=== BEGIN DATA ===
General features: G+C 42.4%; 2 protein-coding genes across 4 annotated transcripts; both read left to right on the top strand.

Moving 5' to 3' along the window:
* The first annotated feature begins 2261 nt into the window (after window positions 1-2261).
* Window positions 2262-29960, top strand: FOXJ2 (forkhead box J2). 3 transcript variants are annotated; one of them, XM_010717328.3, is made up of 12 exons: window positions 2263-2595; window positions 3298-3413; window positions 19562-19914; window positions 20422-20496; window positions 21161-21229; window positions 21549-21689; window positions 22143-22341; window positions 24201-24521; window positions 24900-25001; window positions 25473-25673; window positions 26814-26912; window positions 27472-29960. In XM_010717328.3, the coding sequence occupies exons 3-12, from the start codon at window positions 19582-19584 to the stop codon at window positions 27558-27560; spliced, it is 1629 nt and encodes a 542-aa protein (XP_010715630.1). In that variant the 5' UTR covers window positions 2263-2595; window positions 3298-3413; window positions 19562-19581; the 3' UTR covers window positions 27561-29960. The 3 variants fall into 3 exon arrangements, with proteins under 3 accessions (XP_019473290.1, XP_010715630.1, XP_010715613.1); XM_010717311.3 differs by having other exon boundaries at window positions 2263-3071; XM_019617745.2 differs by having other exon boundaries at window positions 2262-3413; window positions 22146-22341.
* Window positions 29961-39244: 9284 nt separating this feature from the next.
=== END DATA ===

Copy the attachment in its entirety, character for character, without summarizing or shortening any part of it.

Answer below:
General features: G+C 42.4%; 2 protein-coding genes across 4 annotated transcripts; both read left to right on the top strand.

Moving 5' to 3' along the window:
* The first annotated feature begins 2261 nt into the window (after window positions 1-2261).
* Window positions 2262-29960, top strand: FOXJ2 (forkhead box J2). 3 transcript variants are annotated; one of them, XM_010717328.3, is made up of 12 exons: window positions 2263-2595; window positions 3298-3413; window positions 19562-19914; window positions 20422-20496; window positions 21161-21229; window positions 21549-21689; window positions 22143-22341; window positions 24201-24521; window positions 24900-25001; window positions 25473-25673; window positions 26814-26912; window positions 27472-29960. In XM_010717328.3, the coding sequence occupies exons 3-12, from the start codon at window positions 19582-19584 to the stop codon at window positions 27558-27560; spliced, it is 1629 nt and encodes a 542-aa protein (XP_010715630.1). In that variant the 5' UTR covers window positions 2263-2595; window positions 3298-3413; window positions 19562-19581; the 3' UTR covers window positions 27561-29960. The 3 variants fall into 3 exon arrangements, with proteins under 3 accessions (XP_019473290.1, XP_010715630.1, XP_010715613.1); XM_010717311.3 differs by having other exon boundaries at window positions 2263-3071; XM_019617745.2 differs by having other exon boundaries at window positions 2262-3413; window positions 22146-22341.
* Window positions 29961-39244: 9284 nt separating this feature from the next.